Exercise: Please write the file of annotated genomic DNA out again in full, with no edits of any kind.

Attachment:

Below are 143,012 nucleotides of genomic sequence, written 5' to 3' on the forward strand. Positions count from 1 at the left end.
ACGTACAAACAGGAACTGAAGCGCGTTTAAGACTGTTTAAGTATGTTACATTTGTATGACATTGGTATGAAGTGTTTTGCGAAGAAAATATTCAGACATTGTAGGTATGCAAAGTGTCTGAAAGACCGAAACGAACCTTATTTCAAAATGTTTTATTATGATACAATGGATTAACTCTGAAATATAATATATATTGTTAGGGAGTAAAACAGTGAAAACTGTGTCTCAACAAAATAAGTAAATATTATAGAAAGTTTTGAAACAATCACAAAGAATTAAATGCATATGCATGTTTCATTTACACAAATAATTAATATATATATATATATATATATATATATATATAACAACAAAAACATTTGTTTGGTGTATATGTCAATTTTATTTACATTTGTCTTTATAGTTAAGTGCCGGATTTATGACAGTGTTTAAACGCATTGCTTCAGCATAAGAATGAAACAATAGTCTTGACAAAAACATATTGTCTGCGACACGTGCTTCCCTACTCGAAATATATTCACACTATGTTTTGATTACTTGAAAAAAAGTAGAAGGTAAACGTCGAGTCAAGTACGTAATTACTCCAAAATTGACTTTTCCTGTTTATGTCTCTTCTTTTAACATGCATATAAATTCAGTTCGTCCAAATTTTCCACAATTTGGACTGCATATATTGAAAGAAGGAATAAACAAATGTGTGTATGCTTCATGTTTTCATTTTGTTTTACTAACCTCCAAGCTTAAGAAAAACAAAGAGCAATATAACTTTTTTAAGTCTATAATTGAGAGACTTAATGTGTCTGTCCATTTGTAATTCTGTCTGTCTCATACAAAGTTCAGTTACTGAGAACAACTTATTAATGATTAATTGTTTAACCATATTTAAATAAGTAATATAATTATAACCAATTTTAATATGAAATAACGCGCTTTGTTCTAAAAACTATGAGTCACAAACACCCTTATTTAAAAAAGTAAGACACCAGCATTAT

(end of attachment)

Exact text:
Below are 143,012 nucleotides of genomic sequence, written 5' to 3' on the forward strand. Positions count from 1 at the left end.
ACGTACAAACAGGAACTGAAGCGCGTTTAAGACTGTTTAAGTATGTTACATTTGTATGACATTGGTATGAAGTGTTTTGCGAAGAAAATATTCAGACATTGTAGGTATGCAAAGTGTCTGAAAGACCGAAACGAACCTTATTTCAAAATGTTTTATTATGATACAATGGATTAACTCTGAAATATAATATATATTGTTAGGGAGTAAAACAGTGAAAACTGTGTCTCAACAAAATAAGTAAATATTATAGAAAGTTTTGAAACAATCACAAAGAATTAAATGCATATGCATGTTTCATTTACACAAATAATTAATATATATATATATATATATATATATATATATAACAACAAAAACATTTGTTTGGTGTATATGTCAATTTTATTTACATTTGTCTTTATAGTTAAGTGCCGGATTTATGACAGTGTTTAAACGCATTGCTTCAGCATAAGAATGAAACAATAGTCTTGACAAAAACATATTGTCTGCGACACGTGCTTCCCTACTCGAAATATATTCACACTATGTTTTGATTACTTGAAAAAAAGTAGAAGGTAAACGTCGAGTCAAGTACGTAATTACTCCAAAATTGACTTTTCCTGTTTATGTCTCTTCTTTTAACATGCATATAAATTCAGTTCGTCCAAATTTTCCACAATTTGGACTGCATATATTGAAAGAAGGAATAAACAAATGTGTGTATGCTTCATGTTTTCATTTTGTTTTACTAACCTCCAAGCTTAAGAAAAACAAAGAGCAATATAACTTTTTTAAGTCTATAATTGAGAGACTTAATGTGTCTGTCCATTTGTAATTCTGTCTGTCTCATACAAAGTTCAGTTACTGAGAACAACTTATTAATGATTAATTGTTTAACCATATTTAAATAAGTAATATAATTATAACCAATTTTAATATGAAATAACGCGCTTTGTTCTAAAAACTATGAGTCACAAACACCCTTATTTAAAAAAGTAAGACACCAGCATTAT